We pushed the boat above our heads, while our legs underwater were getting slashed to ribbons by sword-grass. An interest in animals inspired by Queensland’s rainforests and the Great Barrier Reef led Dr Chadden Hunter to the African wilderness.The team was filming the Saiga antelope in a remote region of Kazakhstan for the upcoming 'grasslands' episode, which follows the animals of the world's plains.After days of searching, the crew tracked down a calving herd and watched as thousands of antelopes gave birth to their calves together.The episode, which airs this Sunday night, also features dramatic footage of a Cape buffalo facing off against a pride of lions.In another scene, viewers will see how intelligent bee-eater birds use herds of elephants to help them find their next meal.More than a decade ago, the wildlife documentary was seen as an element of niche programming, often relegated to public television or cable channels such as Discovery. Narrated by Sir David Attenborough, the 11-part series took five years to produce and was the most expensive nature documentary series ever commissioned by the BBC.More pertinent to the viewer, however, was the fact that “Planet Earth” was the first nature series to be filmed in high definition at a time when HDTVs were still considered to be something of a luxury purchase.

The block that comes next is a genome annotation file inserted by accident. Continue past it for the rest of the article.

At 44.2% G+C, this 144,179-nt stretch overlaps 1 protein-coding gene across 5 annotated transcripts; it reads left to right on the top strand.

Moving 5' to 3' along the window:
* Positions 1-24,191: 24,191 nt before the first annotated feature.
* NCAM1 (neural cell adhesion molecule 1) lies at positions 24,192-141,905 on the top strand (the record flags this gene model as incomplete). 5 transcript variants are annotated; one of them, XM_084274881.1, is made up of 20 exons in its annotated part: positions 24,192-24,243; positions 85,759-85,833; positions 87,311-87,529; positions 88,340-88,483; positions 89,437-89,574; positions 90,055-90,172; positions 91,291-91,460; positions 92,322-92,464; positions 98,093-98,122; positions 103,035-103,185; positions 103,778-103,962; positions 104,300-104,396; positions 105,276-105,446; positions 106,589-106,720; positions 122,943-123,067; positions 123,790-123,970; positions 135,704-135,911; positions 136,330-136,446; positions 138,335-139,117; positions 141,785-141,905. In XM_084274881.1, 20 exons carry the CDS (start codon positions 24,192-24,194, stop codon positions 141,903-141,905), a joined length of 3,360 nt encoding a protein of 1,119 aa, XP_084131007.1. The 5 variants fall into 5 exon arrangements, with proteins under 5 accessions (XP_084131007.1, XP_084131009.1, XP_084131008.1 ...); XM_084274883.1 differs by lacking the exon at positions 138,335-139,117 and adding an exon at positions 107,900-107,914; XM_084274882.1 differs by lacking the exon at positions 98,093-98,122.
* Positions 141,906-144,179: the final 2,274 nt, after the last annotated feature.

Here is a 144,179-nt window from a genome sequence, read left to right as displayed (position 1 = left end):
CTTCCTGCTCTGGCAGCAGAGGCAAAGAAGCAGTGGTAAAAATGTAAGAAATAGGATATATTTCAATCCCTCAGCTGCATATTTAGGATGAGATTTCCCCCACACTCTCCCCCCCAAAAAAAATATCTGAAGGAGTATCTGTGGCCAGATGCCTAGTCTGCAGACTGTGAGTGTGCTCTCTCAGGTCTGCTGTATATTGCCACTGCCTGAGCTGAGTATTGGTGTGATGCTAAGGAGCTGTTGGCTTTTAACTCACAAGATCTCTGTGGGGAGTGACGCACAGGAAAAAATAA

Six producers from the doco have now shared their most hair-raising tales with The Guardian, and the one from Australian biologist and filmmaker Dr Chadden Hunter is absolutely wild.
In “Planet Earth II,” Hunter takes viewers to eleven different countries to capture images of the wildlife inhabiting these remote places for the “Grasslands” episode.
But viewers who watch the special behind-the-scenes segments of “Planet Earth II” may recognize him from the first series.
While you've been happily watching nature take its swift and violent course in David Attenborough's hotly anticipated documentary 'Planet Earth II' – from the safety and comfort of your couch, no less – you've probably never spared a thought for the people risking life and limb to get you that legitimately insane footage.
But the (shocking) truth is, cameramen & women had to spend months travelling to remote locations to get those sweet shots of lion attacks, Medusa-like snake pits, and sloths goin' for a leisurely swim.